Wong was arrested along with four other demonstrators at Hong Kong government headquarters and has been accused of police assault, Yvonne Leung Lai-kwok, president of the University of Hong Kong's students' union, told South China Morning Post.
The incident comes at the end of weeklong student boycott protesting China's rejection of full universal suffrage in the city, a development that had long been promised.
More than 5,000 high school and university students in Hong Kong have been protesting illegally outside of Hong Kong government headquarters in Tamar Park for the last five days. This evening, at least 100 of those students broke into Civic Square, a public space that has been sealed off for months.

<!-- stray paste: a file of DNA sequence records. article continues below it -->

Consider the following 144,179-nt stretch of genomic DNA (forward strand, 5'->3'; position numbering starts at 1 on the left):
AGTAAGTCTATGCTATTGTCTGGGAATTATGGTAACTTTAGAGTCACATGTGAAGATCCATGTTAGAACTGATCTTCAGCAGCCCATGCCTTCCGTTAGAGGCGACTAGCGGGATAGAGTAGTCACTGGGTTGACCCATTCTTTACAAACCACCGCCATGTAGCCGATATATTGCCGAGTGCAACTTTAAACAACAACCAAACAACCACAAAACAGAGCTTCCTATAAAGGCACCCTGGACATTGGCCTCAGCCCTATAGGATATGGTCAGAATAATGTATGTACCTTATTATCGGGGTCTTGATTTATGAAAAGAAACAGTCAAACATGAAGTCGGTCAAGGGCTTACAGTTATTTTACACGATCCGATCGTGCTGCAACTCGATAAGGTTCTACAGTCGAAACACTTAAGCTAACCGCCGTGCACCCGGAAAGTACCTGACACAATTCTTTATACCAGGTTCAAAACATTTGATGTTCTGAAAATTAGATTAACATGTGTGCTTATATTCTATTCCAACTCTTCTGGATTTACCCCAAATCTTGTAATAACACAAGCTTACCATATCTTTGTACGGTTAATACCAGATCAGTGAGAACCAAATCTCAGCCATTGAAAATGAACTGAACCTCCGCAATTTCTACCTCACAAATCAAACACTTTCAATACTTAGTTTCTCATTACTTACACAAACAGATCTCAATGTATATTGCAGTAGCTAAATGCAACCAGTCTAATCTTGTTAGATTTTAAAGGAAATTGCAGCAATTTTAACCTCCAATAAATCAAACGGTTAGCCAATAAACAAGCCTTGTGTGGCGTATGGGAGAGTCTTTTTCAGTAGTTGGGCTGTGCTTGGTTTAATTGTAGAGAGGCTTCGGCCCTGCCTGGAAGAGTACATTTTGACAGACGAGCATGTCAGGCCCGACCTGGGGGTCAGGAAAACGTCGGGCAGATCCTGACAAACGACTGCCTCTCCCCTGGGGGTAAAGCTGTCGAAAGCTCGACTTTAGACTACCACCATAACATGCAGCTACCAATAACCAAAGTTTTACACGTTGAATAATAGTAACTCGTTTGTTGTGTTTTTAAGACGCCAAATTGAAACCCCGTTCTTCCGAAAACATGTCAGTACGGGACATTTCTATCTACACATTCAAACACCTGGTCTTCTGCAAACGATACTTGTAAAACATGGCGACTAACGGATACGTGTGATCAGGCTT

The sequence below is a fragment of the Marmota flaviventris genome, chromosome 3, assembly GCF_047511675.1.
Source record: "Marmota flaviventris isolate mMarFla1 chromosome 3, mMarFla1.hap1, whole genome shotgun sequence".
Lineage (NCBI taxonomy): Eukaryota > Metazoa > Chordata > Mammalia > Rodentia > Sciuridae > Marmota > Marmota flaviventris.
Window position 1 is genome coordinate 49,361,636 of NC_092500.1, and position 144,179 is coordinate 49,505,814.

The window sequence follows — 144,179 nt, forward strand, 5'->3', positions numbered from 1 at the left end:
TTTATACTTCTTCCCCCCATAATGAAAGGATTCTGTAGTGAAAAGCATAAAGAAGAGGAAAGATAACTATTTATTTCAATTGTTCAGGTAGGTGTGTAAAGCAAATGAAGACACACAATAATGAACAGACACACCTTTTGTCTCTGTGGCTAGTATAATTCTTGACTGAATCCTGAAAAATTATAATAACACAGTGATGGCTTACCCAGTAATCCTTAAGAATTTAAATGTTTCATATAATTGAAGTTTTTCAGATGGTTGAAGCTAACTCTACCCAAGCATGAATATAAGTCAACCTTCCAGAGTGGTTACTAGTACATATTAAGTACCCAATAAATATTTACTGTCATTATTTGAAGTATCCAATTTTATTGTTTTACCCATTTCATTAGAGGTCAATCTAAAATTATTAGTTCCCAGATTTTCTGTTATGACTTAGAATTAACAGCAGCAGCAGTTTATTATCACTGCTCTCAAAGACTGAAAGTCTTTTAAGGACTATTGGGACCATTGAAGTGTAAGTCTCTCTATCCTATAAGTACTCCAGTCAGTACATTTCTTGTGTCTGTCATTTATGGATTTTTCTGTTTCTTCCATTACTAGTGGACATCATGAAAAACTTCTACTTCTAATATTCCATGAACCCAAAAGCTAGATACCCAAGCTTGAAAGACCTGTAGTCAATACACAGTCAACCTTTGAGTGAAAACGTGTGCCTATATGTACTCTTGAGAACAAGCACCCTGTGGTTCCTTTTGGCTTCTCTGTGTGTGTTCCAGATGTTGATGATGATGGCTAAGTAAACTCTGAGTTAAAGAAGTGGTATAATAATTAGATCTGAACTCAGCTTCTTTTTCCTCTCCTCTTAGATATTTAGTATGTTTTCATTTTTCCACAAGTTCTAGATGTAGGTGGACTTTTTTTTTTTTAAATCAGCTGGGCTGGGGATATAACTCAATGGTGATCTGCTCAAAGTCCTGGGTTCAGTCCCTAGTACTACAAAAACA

After the break-in, the police moved in with pepper spray to disband the protest and arrest those who broke into the area.
When Hong Kong returned to Chinese rule in 1997, it was agreed that the former colony would coexist with China under the principle of "one country, two systems," meaning that Hong Kong would have a high degree of autonomy and eventually achieve genuine democracy. Those promises have never materialized, much to the chagrin of Hong Kong residents.